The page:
Replacing an old dishwasher can save big bucks, and it's often something you can finish in a couple of hours.
No matter how you slice it, upgrading appliances in the kitchen is an expensive makeover. While scoring a good deal on a shiny new range or refrigerator is one way to save, you can extend the budget even further by installing appliances yourself — and when you've just invested in the best dishwasher, it's a good place to start.
When it comes to the major appliances in a kitchen, DIYers can’t be blamed for being intimidating. Making a mistake installing a gas stove can lead to catastrophe. And it can be a real headache to find out the water supply line to a refrigerator's ice maker leaks after you’ve pushed it against the wall. But with the right advice, installing a dishwasher is an approachable DIY project.
Part wiring and part plumbing, nestling a new dishwasher underneath a countertop is all about finessing the appliance in place. The most important ability is being comfortable working in tight quarters — usually on the floor.
If you're wondering how much a plumber will charge to install a dishwasher, doing this job yourself saves about $900 – the typical fee for a standard professional installation. So making this a DIY job is a no-brainer to save on the cost of a kitchen remodel or basic appliance refresh.
Can I install a dishwasher myself?
Yes, the tools and materials required to hook up a dishwasher are pretty common, regardless of the manufacturer. Most of the important parts you need to get to are on the front of the appliance, underneath the door. But access is often tight so it might take more time (and patience) than you’d expect to make electrical and water supply connections. With the electrical power and water turned off, there is little risk of making a huge mess, however, there will always be at least some water spilled so keep a towel handy.
How to install a dishwasher step-by-step
An often-overlooked step of the process is protecting the floors, both when you’re sliding the old dishwasher out and slipping the new one in. If you don't have a plan to protect the kitchen floors you might be looking at some serious scratches, especially if you have hardwood flooring. Another flooring-related headache might not even be your fault: If the previous homeowners added wood or tile after the dishwasher was installed, removing the appliance might take a little more care because it's trapped below the level of the flooring. In the most serious cases, the floor would have to be removed to install the new dishwasher. For those scenarios, you might want to consider hiring a professional contractor.
Step 1: Gather your supplies
Lay a blanket or swath of cardboard in front of the old dishwasher. It's also a good idea to have a towel and some sort of shallow pan — a plastic take-out container is perfect — to rest underneath the water connections where it can collect any leftover water in the lines. Then gather the basic tools you'll need to remove the unit, including adjustable or box wrenches, thread seal tape, a multi-bit screwdriver, a flashlight, and pliers. Always read the new dishwasher's instruction manual to make sure you have everything on hand to finish the installation. It's also a good idea to have a voltage tester handy to double-check the power is off before you start working.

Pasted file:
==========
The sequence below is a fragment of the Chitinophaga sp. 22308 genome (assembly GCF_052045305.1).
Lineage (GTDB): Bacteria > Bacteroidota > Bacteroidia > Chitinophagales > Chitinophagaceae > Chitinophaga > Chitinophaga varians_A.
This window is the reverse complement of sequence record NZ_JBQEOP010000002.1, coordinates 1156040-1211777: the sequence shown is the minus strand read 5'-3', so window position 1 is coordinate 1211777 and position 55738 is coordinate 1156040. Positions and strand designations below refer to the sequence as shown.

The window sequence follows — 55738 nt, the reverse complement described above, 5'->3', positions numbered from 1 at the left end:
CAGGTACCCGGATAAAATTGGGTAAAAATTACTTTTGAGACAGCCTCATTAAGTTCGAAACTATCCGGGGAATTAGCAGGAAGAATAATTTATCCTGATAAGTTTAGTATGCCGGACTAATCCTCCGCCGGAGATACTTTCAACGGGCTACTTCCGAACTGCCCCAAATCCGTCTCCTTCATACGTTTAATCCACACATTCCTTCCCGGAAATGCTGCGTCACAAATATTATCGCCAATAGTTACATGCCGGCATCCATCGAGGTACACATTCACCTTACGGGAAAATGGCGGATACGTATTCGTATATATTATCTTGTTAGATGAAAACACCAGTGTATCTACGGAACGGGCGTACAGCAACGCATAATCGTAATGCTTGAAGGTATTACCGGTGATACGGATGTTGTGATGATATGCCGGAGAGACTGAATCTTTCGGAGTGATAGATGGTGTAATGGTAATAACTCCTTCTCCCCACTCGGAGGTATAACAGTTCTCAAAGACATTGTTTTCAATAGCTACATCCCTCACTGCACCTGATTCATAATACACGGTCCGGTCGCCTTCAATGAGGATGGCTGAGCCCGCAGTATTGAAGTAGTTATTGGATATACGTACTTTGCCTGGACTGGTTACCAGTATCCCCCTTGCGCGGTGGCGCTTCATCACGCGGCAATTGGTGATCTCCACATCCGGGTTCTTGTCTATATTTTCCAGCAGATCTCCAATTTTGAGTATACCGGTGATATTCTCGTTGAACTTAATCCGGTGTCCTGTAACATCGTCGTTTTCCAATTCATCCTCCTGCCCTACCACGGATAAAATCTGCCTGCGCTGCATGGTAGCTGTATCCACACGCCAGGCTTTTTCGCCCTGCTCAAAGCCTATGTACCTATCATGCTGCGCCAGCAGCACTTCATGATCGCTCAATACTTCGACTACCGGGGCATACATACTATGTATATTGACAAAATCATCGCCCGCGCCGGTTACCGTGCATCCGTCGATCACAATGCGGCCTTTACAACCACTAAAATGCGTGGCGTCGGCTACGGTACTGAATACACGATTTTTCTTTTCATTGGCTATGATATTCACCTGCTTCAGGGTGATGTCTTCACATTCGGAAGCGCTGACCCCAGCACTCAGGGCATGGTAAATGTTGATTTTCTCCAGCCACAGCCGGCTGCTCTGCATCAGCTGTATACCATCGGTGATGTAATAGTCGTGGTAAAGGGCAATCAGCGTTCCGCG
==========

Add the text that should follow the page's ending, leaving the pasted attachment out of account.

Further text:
- A blanket/cardboard
- Adjustable or box wrenches (opens in new tab) easily found on Amazon
- Thread seal tape (opens in new tab)
- A multi-bit screwdriver (opens in new tab)
- Pliers (opens in new tab)
- A flashlight
- Your phone's camera
- A shallow pan
Step 2: Shut off the supplies
At your home's electrical panel, shut the power to the dishwasher. Alternatively, if your dishwasher is powered by an outlet underneath the sink, you could unplug it there.
Now ensure no water is running to the appliance by shutting the valve feeding the dishwasher. It's usually under the kitchen sink on the hot water supply line.
Step 3: Make the disconnections
Remove the screws that hold the removable panel to the lower front of the dishwasher; set the cover aside. Start disconnecting the dishwasher with the electrical connections, but first, confirm the power is off with a voltage tester by touching it to the wires in the box usually located on the right-hand side of the dishwasher. Now remove the wire nuts and loosen the connections. Use a flashlight if it's hard to see.
Next, break out a smartphone. Usually, on the front, left-hand side of the dishwasher, you'll find where the water supply feeds the appliance. There is a short, 90-degree fitting — usually brass — that forces the water up. Snap a photo of this connection's orientation so you can mimic it when you slide the new appliance in.